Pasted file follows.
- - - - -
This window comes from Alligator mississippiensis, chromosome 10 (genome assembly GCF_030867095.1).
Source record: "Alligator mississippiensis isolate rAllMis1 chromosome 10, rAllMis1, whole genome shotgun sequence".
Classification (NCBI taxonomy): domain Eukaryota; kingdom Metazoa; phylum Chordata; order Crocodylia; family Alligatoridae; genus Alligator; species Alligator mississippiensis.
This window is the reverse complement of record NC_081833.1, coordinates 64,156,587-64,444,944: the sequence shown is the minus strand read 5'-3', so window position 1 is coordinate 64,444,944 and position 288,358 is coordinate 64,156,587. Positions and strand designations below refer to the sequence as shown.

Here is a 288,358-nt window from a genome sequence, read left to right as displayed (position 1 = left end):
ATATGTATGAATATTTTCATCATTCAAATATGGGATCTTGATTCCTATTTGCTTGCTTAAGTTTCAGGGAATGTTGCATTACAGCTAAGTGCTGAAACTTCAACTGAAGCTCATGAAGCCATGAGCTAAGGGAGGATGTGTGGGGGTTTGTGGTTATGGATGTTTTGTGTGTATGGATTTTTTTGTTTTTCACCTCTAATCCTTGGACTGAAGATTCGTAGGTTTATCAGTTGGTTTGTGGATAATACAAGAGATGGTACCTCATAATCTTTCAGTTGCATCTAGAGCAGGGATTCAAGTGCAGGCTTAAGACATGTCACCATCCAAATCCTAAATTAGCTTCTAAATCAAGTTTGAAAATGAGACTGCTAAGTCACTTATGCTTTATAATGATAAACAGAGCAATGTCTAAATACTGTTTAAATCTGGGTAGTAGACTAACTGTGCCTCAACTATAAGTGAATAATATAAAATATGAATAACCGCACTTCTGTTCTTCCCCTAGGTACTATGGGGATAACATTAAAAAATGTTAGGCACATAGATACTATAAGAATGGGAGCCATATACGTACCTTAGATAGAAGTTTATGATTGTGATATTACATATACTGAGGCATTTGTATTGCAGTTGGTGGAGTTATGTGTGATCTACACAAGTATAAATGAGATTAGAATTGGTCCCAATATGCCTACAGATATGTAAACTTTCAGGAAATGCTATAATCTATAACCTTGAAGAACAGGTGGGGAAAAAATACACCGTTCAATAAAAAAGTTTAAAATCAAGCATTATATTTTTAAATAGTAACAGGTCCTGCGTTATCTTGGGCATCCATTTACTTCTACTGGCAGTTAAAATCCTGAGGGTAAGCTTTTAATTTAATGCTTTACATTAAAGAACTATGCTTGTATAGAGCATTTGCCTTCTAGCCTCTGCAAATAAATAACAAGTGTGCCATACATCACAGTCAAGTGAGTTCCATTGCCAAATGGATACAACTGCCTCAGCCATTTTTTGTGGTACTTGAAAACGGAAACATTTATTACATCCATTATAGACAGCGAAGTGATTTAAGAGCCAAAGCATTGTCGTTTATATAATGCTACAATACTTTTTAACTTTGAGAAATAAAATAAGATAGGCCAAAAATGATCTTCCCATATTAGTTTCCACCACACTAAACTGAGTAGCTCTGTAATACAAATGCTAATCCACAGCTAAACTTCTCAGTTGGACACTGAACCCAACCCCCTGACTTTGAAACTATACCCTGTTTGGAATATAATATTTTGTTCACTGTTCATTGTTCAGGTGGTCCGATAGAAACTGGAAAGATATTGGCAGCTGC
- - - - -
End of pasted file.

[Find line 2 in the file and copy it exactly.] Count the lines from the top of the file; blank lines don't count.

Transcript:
Source record: "Alligator mississippiensis isolate rAllMis1 chromosome 10, rAllMis1, whole genome shotgun sequence".